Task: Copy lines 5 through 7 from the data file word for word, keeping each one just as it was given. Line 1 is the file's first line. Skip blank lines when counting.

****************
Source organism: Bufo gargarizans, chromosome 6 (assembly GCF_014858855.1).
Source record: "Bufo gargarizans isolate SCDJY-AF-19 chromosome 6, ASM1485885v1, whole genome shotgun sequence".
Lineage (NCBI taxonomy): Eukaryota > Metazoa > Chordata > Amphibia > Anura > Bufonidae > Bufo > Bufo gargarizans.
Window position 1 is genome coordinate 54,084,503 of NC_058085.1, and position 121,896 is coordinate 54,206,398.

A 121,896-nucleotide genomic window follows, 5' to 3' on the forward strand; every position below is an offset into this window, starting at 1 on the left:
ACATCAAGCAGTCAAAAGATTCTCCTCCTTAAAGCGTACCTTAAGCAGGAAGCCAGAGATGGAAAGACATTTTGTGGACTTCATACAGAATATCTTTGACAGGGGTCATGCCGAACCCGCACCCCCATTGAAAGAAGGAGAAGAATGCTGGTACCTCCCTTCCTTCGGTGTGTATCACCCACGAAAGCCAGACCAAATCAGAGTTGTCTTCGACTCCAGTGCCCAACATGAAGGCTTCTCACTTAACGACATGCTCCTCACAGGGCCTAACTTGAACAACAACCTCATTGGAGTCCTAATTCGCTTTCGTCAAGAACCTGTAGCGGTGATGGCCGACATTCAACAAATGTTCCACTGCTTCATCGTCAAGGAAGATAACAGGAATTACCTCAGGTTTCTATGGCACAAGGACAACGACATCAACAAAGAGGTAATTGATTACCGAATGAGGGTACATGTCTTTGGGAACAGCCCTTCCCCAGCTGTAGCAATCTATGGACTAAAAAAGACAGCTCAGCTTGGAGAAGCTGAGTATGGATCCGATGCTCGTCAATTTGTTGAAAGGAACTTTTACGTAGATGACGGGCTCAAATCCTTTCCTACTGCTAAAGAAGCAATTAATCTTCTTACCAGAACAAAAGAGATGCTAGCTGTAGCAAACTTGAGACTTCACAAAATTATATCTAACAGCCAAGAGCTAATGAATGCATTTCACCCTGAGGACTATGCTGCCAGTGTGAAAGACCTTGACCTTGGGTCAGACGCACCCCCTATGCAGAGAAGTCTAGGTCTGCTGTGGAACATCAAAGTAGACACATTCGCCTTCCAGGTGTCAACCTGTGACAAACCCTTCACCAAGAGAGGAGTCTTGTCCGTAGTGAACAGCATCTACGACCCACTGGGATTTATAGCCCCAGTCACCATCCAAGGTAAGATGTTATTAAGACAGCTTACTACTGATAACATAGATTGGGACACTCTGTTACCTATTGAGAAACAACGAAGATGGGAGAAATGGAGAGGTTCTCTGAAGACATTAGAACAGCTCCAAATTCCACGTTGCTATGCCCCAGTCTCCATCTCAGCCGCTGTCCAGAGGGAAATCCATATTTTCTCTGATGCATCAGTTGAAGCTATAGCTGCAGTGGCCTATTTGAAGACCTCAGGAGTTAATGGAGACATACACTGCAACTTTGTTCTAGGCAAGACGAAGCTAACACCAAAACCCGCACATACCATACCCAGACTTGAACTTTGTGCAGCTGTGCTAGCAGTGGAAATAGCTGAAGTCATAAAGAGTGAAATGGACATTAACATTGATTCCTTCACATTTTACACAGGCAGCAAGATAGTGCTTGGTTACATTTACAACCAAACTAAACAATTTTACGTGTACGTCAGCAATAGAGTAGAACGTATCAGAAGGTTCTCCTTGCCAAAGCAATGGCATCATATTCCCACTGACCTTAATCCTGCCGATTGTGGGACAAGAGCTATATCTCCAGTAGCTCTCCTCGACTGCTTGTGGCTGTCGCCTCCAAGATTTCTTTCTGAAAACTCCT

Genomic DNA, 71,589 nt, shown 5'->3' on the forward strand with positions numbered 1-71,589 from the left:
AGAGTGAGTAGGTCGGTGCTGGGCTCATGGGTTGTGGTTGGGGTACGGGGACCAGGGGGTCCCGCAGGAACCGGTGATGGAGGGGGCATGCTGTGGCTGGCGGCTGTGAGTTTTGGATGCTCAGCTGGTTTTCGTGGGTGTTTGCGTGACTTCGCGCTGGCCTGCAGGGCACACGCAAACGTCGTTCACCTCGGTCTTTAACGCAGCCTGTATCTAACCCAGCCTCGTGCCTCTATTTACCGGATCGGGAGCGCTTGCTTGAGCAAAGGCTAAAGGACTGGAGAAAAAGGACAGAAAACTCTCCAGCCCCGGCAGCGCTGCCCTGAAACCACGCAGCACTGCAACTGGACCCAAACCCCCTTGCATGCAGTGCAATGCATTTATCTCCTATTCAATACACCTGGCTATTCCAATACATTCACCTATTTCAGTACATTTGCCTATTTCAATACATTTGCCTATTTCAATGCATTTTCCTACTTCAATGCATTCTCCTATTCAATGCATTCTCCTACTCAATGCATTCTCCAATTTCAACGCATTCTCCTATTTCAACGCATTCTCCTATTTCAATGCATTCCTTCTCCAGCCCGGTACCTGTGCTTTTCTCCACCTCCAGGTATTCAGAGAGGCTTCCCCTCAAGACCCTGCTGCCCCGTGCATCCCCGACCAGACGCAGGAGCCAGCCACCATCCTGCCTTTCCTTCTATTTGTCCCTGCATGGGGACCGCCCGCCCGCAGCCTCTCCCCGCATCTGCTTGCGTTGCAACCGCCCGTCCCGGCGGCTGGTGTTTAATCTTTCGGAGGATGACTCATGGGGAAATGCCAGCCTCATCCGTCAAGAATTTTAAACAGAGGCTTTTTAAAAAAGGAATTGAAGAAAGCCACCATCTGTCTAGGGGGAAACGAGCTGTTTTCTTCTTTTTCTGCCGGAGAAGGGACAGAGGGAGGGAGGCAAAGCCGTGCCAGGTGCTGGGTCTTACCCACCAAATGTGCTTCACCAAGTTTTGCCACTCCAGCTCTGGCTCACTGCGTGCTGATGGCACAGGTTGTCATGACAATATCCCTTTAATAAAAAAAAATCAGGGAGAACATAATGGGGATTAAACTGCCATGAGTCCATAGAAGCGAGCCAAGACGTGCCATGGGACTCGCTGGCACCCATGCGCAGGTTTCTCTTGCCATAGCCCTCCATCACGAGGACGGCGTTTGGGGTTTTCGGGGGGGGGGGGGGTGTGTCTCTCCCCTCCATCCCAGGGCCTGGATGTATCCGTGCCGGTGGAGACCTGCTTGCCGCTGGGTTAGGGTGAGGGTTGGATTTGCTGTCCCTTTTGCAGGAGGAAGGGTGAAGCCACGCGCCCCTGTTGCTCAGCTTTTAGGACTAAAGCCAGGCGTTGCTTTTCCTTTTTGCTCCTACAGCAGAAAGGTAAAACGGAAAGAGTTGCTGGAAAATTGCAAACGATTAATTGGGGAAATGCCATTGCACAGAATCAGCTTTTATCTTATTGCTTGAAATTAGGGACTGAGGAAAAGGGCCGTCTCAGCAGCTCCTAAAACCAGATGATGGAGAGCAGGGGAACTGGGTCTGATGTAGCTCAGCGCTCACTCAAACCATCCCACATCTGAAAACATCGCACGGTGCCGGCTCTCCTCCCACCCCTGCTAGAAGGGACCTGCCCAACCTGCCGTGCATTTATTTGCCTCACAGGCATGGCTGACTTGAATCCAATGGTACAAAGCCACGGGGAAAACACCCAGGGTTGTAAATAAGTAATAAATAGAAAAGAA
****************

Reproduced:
A 121,896-nucleotide genomic window follows, 5' to 3' on the forward strand; every position below is an offset into this window, starting at 1 on the left:
ACATCAAGCAGTCAAAAGATTCTCCTCCTTAAAGCGTACCTTAAGCAGGAAGCCAGAGATGGAAAGACATTTTGTGGACTTCATACAGAATATCTTTGACAGGGGTCATGCCGAACCCGCACCCCCATTGAAAGAAGGAGAAGAATGCTGGTACCTCCCTTCCTTCGGTGTGTATCACCCACGAAAGCCAGACCAAATCAGAGTTGTCTTCGACTCCAGTGCCCAACATGAAGGCTTCTCACTTAACGACATGCTCCTCACAGGGCCTAACTTGAACAACAACCTCATTGGAGTCCTAATTCGCTTTCGTCAAGAACCTGTAGCGGTGATGGCCGACATTCAACAAATGTTCCACTGCTTCATCGTCAAGGAAGATAACAGGAATTACCTCAGGTTTCTATGGCACAAGGACAACGACATCAACAAAGAGGTAATTGATTACCGAATGAGGGTACATGTCTTTGGGAACAGCCCTTCCCCAGCTGTAGCAATCTATGGACTAAAAAAGACAGCTCAGCTTGGAGAAGCTGAGTATGGATCCGATGCTCGTCAATTTGTTGAAAGGAACTTTTACGTAGATGACGGGCTCAAATCCTTTCCTACTGCTAAAGAAGCAATTAATCTTCTTACCAGAACAAAAGAGATGCTAGCTGTAGCAAACTTGAGACTTCACAAAATTATATCTAACAGCCAAGAGCTAATGAATGCATTTCACCCTGAGGACTATGCTGCCAGTGTGAAAGACCTTGACCTTGGGTCAGACGCACCCCCTATGCAGAGAAGTCTAGGTCTGCTGTGGAACATCAAAGTAGACACATTCGCCTTCCAGGTGTCAACCTGTGACAAACCCTTCACCAAGAGAGGAGTCTTGTCCGTAGTGAACAGCATCTACGACCCACTGGGATTTATAGCCCCAGTCACCATCCAAGGTAAGATGTTATTAAGACAGCTTACTACTGATAACATAGATTGGGACACTCTGTTACCTATTGAGAAACAACGAAGATGGGAGAAATGGAGAGGTTCTCTGAAGACATTAGAACAGCTCCAAATTCCACGTTGCTATGCCCCAGTCTCCATCTCAGCCGCTGTCCAGAGGGAAATCCATATTTTCTCTGATGCATCAGTTGAAGCTATAGCTGCAGTGGCCTATTTGAAGACCTCAGGAGTTAATGGAGACATACACTGCAACTTTGTTCTAGGCAAGACGAAGCTAACACCAAAACCCGCACATACCATACCCAGACTTGAACTTTGTGCAGCTGTGCTAGCAGTGGAAATAGCTGAAGTCATAAAGAGTGAAATGGACATTAACATTGATTCCTTCACATTTTACACAGGCAGCAAGATAGTGCTTGGTTACATTTACAACCAAACTAAACAATTTTACGTGTACGTCAGCAATAGAGTAGAACGTATCAGAAGGTTCTCCTTGCCAAAGCAATGGCATCATATTCCCACTGACCTTAATCCTGCCGATTGTGGGACAAGAGCTATATCTCCAGTAGCTCTCCTCGACTGCTTGTGGCTGTCGCCTCCAAGATTTCTTTCTGAAAACTCCT

Genomic DNA, 71,589 nt, shown 5'->3' on the forward strand with positions numbered 1-71,589 from the left: